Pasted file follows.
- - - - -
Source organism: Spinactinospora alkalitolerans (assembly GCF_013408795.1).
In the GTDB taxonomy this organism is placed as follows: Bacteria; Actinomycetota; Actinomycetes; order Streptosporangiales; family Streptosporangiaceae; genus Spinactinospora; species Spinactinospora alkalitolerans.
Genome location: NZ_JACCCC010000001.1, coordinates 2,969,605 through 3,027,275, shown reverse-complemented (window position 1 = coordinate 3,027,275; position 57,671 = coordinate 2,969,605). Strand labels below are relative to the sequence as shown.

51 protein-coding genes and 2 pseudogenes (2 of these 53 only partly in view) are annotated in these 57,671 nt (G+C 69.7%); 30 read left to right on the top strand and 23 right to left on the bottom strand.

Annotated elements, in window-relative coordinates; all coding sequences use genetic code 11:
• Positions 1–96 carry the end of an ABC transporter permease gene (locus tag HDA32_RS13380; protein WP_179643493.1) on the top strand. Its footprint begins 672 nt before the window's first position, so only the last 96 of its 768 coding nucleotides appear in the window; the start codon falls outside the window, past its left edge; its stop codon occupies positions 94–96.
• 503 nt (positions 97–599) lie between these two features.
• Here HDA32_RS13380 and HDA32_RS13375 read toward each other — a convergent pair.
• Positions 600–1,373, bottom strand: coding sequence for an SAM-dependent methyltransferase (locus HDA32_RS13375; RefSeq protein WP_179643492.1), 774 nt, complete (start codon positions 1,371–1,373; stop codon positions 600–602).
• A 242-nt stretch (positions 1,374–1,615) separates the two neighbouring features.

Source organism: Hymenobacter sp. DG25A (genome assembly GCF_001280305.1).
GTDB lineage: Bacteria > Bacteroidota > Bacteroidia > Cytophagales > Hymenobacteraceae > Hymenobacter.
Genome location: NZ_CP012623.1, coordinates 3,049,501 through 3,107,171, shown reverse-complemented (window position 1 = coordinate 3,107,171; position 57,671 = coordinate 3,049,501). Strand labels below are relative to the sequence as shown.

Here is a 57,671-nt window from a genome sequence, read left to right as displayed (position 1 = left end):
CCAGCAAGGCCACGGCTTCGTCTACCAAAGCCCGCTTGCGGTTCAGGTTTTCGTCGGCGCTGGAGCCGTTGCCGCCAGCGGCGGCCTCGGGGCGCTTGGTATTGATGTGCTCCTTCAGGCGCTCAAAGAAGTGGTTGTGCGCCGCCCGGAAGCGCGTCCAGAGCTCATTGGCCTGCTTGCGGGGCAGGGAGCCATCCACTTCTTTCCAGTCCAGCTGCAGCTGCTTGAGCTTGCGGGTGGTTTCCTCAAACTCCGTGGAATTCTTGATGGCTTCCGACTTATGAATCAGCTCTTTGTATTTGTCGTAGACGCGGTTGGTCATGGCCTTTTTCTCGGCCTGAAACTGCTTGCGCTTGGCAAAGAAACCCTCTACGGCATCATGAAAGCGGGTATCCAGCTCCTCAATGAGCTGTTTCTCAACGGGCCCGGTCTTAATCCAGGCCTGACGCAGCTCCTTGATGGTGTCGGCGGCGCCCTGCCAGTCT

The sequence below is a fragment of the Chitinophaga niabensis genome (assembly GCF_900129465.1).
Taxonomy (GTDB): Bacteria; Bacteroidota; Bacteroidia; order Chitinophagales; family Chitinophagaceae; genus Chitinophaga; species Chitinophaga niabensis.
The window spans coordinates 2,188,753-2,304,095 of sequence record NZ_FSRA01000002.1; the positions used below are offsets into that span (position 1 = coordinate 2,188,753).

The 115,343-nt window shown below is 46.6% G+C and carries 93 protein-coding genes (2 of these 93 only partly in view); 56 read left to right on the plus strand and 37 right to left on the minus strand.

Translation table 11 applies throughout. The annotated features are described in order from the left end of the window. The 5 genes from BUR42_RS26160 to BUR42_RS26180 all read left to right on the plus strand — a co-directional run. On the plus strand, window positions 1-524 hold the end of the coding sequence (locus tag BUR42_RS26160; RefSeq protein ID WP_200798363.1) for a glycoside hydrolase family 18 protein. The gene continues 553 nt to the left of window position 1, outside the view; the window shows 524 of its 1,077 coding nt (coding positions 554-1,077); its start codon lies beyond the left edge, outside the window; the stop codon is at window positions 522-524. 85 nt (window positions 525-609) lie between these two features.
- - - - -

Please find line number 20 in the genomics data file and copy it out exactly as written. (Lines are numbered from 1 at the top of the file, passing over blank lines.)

Translation table 11 applies throughout. The annotated features are described in order from the left end of the window. The 5 genes from BUR42_RS26160 to BUR42_RS26180 all read left to right on the plus strand — a co-directional run. On the plus strand, window positions 1-524 hold the end of the coding sequence (locus tag BUR42_RS26160; RefSeq protein ID WP_200798363.1) for a glycoside hydrolase family 18 protein. The gene continues 553 nt to the left of window position 1, outside the view; the window shows 524 of its 1,077 coding nt (coding positions 554-1,077); its start codon lies beyond the left edge, outside the window; the stop codon is at window positions 522-524. 85 nt (window positions 525-609) lie between these two features.